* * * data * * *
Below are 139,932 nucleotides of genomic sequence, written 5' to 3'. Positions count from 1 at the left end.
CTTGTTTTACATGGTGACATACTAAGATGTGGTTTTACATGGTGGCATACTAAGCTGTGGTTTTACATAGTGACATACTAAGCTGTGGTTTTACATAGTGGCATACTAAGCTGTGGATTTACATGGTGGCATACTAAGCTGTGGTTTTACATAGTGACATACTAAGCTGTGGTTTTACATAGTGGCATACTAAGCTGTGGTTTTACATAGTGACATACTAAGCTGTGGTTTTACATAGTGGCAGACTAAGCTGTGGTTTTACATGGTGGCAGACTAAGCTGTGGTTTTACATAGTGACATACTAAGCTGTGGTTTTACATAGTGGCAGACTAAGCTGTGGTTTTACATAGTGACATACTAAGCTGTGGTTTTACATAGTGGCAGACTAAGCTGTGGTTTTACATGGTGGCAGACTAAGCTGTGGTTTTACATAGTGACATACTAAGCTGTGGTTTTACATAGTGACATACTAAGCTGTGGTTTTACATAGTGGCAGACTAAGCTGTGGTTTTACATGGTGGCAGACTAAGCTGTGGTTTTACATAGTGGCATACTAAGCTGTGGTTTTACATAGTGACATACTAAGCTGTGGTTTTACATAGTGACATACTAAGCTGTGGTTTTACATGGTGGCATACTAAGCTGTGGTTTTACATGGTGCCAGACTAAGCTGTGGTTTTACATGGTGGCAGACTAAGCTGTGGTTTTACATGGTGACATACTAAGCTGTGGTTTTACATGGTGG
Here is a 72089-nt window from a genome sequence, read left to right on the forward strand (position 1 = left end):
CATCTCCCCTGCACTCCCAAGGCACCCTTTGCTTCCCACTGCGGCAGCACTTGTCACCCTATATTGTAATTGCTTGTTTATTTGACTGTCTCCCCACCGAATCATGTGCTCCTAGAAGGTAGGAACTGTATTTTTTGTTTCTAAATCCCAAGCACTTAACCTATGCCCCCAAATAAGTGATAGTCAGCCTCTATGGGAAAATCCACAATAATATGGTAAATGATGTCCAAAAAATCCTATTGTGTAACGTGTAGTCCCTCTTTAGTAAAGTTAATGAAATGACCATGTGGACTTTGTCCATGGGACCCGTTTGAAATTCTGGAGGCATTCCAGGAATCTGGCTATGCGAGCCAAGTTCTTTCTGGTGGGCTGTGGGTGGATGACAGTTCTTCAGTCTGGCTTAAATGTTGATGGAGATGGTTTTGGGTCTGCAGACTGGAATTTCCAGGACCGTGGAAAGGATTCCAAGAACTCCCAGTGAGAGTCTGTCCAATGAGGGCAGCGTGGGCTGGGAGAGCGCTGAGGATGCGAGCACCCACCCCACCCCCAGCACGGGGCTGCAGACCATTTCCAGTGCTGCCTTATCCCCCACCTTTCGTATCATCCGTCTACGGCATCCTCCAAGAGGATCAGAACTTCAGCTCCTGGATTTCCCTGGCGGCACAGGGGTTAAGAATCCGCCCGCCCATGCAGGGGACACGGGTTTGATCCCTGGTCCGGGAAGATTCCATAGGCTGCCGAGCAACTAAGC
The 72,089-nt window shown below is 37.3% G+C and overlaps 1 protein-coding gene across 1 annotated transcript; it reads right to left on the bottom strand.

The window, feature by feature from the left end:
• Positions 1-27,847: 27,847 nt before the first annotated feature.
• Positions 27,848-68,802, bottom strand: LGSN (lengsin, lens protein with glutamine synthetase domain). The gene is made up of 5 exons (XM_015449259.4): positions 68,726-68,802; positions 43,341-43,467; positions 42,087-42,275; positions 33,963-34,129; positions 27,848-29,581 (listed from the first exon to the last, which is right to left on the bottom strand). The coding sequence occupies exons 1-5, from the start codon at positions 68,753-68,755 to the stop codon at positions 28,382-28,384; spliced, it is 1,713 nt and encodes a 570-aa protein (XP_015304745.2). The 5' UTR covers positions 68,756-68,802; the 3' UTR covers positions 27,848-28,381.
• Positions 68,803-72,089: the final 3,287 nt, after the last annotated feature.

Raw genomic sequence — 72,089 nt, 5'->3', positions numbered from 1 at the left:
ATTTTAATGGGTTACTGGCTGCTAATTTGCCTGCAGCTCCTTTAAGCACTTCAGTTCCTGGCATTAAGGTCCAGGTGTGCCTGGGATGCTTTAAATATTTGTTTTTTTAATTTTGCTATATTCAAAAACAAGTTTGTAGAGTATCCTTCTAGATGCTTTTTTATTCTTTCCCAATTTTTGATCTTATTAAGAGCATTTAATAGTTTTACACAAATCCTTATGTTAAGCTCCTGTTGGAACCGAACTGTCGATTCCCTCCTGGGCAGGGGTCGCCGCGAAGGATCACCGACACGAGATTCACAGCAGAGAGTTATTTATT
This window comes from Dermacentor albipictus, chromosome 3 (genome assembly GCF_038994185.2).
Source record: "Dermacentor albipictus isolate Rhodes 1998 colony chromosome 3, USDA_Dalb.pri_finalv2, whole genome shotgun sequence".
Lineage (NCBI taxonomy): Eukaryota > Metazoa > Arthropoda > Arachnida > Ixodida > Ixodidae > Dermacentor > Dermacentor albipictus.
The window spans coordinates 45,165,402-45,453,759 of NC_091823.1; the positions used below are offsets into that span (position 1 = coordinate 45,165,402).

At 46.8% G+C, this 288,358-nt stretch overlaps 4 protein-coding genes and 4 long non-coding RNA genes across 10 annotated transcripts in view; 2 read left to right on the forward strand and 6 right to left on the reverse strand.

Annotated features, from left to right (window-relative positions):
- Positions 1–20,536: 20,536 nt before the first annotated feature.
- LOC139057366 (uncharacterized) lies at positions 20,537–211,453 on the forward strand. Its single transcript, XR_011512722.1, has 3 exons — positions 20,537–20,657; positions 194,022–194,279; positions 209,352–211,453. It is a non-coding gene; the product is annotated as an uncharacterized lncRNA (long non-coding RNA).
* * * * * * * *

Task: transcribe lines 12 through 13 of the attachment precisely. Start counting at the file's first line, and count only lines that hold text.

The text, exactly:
This window comes from Dermacentor albipictus, chromosome 3 (genome assembly GCF_038994185.2).
Source record: "Dermacentor albipictus isolate Rhodes 1998 colony chromosome 3, USDA_Dalb.pri_finalv2, whole genome shotgun sequence".